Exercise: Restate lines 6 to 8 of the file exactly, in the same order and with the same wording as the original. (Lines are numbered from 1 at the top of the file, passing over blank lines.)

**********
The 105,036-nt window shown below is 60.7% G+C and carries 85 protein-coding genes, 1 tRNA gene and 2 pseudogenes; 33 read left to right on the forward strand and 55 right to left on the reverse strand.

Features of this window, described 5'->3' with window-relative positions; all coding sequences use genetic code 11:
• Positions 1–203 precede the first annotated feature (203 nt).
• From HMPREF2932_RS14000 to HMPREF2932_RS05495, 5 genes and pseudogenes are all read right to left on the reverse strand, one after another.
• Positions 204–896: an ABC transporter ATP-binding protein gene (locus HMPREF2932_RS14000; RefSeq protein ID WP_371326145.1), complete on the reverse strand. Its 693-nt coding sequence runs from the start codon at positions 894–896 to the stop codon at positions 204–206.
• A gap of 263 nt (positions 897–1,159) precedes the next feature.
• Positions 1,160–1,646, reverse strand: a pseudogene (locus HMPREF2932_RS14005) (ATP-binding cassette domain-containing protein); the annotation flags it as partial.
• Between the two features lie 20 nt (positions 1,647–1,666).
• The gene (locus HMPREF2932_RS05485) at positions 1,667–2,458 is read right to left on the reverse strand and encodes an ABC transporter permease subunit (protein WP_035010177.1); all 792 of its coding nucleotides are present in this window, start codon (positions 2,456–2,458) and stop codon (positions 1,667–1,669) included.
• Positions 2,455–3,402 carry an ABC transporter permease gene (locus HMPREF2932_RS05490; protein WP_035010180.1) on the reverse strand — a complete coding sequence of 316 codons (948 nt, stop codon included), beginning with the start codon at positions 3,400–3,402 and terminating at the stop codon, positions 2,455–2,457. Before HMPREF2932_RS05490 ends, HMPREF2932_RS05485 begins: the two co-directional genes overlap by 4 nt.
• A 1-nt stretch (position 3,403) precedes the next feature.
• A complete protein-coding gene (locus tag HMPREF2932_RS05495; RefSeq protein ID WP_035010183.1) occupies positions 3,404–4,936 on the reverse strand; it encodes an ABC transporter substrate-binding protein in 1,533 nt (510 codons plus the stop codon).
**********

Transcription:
• A gap of 263 nt (positions 897–1,159) precedes the next feature.
• Positions 1,160–1,646, reverse strand: a pseudogene (locus HMPREF2932_RS14005) (ATP-binding cassette domain-containing protein); the annotation flags it as partial.
• Between the two features lie 20 nt (positions 1,647–1,666).